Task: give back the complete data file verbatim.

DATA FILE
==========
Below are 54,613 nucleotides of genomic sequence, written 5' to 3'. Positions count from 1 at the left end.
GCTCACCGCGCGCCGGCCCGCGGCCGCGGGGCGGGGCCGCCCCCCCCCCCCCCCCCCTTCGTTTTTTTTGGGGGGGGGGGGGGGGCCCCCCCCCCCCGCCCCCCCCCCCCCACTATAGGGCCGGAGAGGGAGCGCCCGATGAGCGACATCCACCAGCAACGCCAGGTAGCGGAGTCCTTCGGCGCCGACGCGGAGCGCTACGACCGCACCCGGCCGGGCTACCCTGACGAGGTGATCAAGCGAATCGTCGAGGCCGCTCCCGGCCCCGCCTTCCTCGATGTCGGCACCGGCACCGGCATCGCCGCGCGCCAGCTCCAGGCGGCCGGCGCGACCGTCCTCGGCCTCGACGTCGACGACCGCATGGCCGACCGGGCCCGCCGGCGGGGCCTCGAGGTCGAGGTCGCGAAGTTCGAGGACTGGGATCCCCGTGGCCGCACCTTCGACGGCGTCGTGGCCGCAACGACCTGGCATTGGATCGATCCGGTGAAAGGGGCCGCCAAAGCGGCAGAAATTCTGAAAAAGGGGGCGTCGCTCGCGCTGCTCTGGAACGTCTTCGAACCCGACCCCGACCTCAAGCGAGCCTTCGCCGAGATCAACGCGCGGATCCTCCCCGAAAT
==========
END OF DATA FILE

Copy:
Below are 54,613 nucleotides of genomic sequence, written 5' to 3'. Positions count from 1 at the left end.
GCTCACCGCGCGCCGGCCCGCGGCCGCGGGGCGGGGCCGCCCCCCCCCCCCCCCCCCTTCGTTTTTTTTGGGGGGGGGGGGGGGGCCCCCCCCCCCCGCCCCCCCCCCCCCACTATAGGGCCGGAGAGGGAGCGCCCGATGAGCGACATCCACCAGCAACGCCAGGTAGCGGAGTCCTTCGGCGCCGACGCGGAGCGCTACGACCGCACCCGGCCGGGCTACCCTGACGAGGTGATCAAGCGAATCGTCGAGGCCGCTCCCGGCCCCGCCTTCCTCGATGTCGGCACCGGCACCGGCATCGCCGCGCGCCAGCTCCAGGCGGCCGGCGCGACCGTCCTCGGCCTCGACGTCGACGACCGCATGGCCGACCGGGCCCGCCGGCGGGGCCTCGAGGTCGAGGTCGCGAAGTTCGAGGACTGGGATCCCCGTGGCCGCACCTTCGACGGCGTCGTGGCCGCAACGACCTGGCATTGGATCGATCCGGTGAAAGGGGCCGCCAAAGCGGCAGAAATTCTGAAAAAGGGGGCGTCGCTCGCGCTGCTCTGGAACGTCTTCGAACCCGACCCCGACCTCAAGCGAGCCTTCGCCGAGATCAACGCGCGGATCCTCCCCGAAAT